Take that, Key Bank. Our little game, where you loaned me money and I sent it back, is over. My last car payment check is in the mail. I now own a 1993 Toyota Corolla LE sedan with 111,000 miles on the odometer.
It’s a wonderful feeling. I’ve been making payments on my teal treasure for eight years.
Why do I tell everyone these things?
I guess I think we can all learn a lesson from my escapades. Our schoolwork today is about leasing a car. It must be a good deal for other buyers, but it sure was agony for the O’Harrans. Back in 1993, one of my darling children totaled my old sedan. The 16-year-old driver only took her eyes off the road for a second, then crash, boom, bang.
My insurance company cleverly figured the car was worth just what we owed. Isn’t that a coincidence? That left us with no car debt, but also no car. Did we have an automobile down payment sitting around an idle savings account?
You can lease a car for almost nothing up front, so that was our plan. We signed the contract with barely a glance at the fine print.
After we figured out what it meant to lease, I spent a lot of time driving my Ford pickup. We had to leave the Toyota in the driveway because we were limited to putting 1,250 miles per month on the odometer. That was the limit, 41 miles per day, year in and year out. When you turn in the car, you pay 15 cents per mile for any overage.
That’s $150 you cough up for only 1,000 miles over your limit. Yikes. Imagine actually giving them money to turn in the hunk of metal.
Thinking I could stay under 41 miles every 24 hours was a daydream. I forgot to calculate trips to Tacoma dart tournaments, going to malls and movies, seeing the folks 100 miles to and fro, visiting Kent in-laws and driving to Bellevue doctor appointments.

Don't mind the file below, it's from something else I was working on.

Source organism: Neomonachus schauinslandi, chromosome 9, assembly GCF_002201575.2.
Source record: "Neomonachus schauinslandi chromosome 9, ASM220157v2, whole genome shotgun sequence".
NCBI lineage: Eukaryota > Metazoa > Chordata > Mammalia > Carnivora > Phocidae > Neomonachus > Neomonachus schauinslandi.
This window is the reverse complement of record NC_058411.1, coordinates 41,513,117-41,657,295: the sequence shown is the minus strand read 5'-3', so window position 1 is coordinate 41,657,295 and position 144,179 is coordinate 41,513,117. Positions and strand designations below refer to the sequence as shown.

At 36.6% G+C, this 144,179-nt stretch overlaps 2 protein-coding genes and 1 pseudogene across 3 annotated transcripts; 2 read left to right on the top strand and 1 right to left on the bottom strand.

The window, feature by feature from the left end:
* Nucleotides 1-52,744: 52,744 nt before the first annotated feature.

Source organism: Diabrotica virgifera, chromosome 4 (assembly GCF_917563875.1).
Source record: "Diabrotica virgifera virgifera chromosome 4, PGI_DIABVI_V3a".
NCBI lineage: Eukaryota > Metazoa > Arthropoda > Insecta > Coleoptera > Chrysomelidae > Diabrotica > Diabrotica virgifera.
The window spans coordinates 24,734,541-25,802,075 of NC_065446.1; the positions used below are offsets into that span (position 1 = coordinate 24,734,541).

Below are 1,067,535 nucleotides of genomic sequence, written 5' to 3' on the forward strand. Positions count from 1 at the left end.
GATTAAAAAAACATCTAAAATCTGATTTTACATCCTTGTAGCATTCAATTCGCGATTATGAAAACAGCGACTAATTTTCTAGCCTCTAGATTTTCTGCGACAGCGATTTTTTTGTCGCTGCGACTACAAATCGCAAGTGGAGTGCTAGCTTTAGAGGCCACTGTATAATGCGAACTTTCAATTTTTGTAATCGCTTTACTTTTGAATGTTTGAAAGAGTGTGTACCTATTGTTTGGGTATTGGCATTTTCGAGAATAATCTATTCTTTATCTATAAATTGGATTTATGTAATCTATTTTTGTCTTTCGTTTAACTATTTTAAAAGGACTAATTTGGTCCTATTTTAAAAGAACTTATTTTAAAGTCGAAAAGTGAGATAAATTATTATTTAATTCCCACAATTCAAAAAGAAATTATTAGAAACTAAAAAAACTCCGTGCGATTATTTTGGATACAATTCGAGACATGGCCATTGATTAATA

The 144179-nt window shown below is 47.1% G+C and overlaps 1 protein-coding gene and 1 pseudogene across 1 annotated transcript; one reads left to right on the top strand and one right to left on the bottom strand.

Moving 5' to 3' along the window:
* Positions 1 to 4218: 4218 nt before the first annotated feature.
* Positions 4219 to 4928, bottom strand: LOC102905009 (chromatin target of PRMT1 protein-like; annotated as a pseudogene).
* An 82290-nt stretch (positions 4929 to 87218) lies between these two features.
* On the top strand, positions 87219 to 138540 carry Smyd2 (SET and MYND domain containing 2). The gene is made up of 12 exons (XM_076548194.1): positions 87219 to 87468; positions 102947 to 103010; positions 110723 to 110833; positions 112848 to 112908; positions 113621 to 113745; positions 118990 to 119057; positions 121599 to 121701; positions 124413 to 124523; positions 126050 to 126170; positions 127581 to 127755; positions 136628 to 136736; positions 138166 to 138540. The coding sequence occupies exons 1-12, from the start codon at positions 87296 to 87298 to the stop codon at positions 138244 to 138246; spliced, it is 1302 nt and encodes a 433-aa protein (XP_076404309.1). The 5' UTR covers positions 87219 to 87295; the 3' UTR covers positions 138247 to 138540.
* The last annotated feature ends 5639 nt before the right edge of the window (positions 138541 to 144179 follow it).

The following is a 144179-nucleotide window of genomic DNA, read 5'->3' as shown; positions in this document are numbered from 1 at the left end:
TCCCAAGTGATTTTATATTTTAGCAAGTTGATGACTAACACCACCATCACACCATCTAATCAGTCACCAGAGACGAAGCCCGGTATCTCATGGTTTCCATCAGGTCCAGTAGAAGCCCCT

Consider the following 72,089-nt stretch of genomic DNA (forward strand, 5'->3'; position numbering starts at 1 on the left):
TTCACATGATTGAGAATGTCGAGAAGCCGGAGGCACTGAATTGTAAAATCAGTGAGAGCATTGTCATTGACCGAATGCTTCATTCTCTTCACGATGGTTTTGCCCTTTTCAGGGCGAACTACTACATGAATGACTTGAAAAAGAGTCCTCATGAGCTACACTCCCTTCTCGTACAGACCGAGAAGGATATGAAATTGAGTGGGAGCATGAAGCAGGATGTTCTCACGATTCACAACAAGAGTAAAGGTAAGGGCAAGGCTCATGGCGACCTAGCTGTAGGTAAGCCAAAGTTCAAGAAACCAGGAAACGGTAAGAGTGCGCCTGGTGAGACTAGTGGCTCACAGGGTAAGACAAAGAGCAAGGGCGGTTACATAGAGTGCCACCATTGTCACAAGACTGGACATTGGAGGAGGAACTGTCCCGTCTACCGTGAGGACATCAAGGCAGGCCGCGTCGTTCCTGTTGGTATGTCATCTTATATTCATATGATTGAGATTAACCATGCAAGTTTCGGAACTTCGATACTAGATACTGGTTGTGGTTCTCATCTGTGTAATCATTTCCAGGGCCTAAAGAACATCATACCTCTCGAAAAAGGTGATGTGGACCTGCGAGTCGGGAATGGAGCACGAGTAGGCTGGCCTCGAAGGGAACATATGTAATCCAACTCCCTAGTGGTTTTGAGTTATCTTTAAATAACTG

We didn’t even consider taking the car on vacation.
About three years into the lease, my Toyota was rear-ended in downtown Seattle. We had just left our son’s college dorm one rainy night when the car behind us couldn’t stop in time. After the other insurance company paid to fix our leased car, we noticed the rear windows squeaked when they went up and down, and you could tell, if you looked hard, that the rear end had been repaired.
When it came time to give the car back, my eyes were opened during a television news show. It reported that sometimes after you turn in a leased car, you get a bill for damages they discover after you leave. Back in 1997, I wrote a column about talking to a lease manager at a bank, who said return policies varied from lender to lender.
We knew we would at least have had to pay a $350 "disposition" fee to turn the car in. That just chapped my hide, but there it was, right on the contract. At some point, I also realized I would be carless again.
Stubborn by nature, I didn’t want to worry about getting extra charges after I gave back the car. Plus, I knew that I had babied my Toyota and I loved driving it. Enter Key Bank, who gave us a four-year used car loan to buy the beauty.
For those of you playing along, you realize I already paid almost four years, then got a new four-year loan on the same car. To make that fun, Key Bank sent me a coupon book for 36 monthly payments. A year ago, I thought I was almost done paying off the car.
Silly me, I forgot how many months I agreed to in the terms of the loan. It’s lucky I work with words, not numbers. The bank sent me the last 12 months of payment coupons in a new book last summer.
I ran the results and realized I paid a couple of bags of groceries shy of $21,000 for my sedan, which sold for about $15,000.
Let’s put my 1993 Toyota Corolla with 111,000 miles through the Blue Book process. According to the Kelley guide, the car has a $3,665 trade-in value. The numbers look pretty lopsided, as far as an investment goes, but I have to consider I have had eight years of fine driving in my LE sedan. It’s never failed me on a frosty morning, and the air conditioning keeps me cool.
I’ll never get over the joy of operating all the door locks with one button.
Would I consider selling my car to take advantage of whatever value is left on those four tires? Not on your life. I plan to take my odometer over 200,000 miles if the creek doesn’t rise. I realize it will probably take more money to keep my Corolla going now that it’s 50 in human years.
Isn’t keeping a car on the road an entertaining escapade?
At least I’m out of the payment game.
Kristi O’Harran’s Column appears Tuesdays and Fridays. If you have an idea for her, call 425-339-3451 or send information to firstname.lastname@example.org.